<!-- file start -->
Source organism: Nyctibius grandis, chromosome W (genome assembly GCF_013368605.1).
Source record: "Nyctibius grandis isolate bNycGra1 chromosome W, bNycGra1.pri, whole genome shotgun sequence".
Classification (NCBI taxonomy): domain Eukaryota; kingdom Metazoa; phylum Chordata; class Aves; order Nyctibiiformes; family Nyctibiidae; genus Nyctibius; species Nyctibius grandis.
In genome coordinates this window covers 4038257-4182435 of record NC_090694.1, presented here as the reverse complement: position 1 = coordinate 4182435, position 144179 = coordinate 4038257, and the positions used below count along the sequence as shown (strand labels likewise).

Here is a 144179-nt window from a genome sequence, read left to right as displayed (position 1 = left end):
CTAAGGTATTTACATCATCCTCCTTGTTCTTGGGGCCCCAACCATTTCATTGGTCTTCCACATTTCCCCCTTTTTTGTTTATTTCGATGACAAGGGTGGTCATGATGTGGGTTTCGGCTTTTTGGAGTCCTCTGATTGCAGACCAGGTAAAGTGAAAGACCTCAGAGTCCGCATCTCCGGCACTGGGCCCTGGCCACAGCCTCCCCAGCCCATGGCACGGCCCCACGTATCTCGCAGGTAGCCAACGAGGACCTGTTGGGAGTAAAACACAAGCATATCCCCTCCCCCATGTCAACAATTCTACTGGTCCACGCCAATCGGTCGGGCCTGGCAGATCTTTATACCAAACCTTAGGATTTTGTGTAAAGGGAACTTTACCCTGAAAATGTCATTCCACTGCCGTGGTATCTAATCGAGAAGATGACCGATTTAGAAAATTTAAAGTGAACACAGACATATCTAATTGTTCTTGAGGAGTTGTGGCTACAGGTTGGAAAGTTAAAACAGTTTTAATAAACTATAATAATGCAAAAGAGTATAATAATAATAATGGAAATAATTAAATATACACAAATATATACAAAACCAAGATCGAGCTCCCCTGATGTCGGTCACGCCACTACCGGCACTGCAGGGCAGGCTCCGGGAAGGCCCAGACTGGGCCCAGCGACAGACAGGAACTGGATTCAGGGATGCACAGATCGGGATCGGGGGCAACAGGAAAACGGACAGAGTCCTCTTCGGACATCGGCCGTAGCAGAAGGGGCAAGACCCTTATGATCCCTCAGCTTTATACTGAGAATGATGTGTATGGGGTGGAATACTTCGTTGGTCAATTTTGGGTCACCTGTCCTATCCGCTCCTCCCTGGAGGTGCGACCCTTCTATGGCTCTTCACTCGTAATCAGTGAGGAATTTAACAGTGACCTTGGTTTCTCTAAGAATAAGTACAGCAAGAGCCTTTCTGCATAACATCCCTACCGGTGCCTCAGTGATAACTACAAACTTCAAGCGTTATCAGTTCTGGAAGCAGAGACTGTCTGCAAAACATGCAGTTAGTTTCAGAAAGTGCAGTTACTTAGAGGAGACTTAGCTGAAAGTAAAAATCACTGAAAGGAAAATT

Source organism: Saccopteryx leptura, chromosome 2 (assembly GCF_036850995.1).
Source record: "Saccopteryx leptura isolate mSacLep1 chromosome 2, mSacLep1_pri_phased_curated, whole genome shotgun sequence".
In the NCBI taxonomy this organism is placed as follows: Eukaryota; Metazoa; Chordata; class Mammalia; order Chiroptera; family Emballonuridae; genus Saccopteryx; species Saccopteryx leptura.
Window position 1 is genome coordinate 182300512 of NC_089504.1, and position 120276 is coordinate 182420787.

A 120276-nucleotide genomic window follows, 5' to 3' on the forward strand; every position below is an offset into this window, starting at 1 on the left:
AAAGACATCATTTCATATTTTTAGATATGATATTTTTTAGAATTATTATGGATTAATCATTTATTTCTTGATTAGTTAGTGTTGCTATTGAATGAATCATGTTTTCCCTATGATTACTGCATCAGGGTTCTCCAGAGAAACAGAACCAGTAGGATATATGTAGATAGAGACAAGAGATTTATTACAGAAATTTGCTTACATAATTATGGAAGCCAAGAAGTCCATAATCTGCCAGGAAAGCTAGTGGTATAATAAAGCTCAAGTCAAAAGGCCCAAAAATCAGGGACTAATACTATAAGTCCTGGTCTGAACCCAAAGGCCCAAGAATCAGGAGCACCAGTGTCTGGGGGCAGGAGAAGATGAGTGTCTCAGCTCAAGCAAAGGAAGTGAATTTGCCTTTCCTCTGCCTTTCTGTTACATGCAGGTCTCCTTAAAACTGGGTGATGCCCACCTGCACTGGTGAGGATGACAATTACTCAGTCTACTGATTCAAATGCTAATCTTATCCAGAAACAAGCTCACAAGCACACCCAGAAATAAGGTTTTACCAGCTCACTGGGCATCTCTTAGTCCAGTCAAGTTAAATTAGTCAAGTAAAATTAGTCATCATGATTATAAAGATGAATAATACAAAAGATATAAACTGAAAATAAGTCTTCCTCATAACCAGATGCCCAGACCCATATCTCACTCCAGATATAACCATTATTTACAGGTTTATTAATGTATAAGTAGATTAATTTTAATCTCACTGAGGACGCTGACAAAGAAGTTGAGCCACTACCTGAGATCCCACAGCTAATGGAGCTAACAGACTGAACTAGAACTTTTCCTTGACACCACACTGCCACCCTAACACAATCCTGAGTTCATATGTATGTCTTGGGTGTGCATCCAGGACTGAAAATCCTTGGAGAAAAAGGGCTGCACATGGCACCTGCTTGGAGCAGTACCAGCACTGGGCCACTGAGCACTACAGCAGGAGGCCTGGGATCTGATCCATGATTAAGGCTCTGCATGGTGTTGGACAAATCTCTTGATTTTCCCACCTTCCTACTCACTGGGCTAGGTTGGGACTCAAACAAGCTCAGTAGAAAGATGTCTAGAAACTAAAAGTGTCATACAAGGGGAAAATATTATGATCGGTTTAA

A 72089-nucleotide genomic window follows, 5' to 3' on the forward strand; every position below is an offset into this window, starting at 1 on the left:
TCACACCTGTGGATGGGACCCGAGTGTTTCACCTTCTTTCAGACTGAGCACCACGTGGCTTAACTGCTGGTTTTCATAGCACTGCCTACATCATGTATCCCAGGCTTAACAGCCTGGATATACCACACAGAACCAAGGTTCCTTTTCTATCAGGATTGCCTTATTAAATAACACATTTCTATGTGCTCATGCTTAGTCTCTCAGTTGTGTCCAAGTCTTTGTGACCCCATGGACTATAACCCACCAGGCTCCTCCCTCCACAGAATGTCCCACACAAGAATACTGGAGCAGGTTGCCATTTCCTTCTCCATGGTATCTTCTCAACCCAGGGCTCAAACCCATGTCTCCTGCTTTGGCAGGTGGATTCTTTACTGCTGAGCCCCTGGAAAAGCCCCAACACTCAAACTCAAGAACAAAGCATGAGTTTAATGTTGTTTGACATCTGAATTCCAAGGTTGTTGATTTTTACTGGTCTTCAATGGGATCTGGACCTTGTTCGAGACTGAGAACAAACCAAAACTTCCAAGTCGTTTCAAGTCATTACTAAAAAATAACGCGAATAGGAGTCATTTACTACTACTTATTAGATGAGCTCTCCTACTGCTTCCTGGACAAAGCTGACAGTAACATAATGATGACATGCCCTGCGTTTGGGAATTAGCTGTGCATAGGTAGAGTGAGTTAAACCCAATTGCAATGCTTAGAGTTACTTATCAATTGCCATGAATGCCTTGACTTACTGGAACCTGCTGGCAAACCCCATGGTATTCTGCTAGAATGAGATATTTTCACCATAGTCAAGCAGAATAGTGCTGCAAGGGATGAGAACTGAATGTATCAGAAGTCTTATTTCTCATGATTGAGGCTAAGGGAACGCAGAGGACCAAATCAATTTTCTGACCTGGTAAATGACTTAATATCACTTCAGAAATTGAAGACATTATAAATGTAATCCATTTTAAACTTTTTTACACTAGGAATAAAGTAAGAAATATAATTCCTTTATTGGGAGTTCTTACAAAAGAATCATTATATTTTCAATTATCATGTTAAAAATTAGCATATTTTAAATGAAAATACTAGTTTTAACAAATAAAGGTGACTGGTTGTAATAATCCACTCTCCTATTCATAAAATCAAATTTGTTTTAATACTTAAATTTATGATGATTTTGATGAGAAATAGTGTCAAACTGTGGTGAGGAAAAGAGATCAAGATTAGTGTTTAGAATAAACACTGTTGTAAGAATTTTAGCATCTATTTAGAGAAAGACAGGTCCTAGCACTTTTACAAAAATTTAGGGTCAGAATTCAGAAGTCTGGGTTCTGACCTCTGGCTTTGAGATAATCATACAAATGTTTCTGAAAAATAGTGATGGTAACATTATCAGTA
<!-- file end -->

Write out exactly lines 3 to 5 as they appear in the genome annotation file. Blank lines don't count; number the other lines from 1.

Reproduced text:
Classification (NCBI taxonomy): domain Eukaryota; kingdom Metazoa; phylum Chordata; class Aves; order Nyctibiiformes; family Nyctibiidae; genus Nyctibius; species Nyctibius grandis.
In genome coordinates this window covers 4038257-4182435 of record NC_090694.1, presented here as the reverse complement: position 1 = coordinate 4182435, position 144179 = coordinate 4038257, and the positions used below count along the sequence as shown (strand labels likewise).

Here is a 144179-nt window from a genome sequence, read left to right as displayed (position 1 = left end):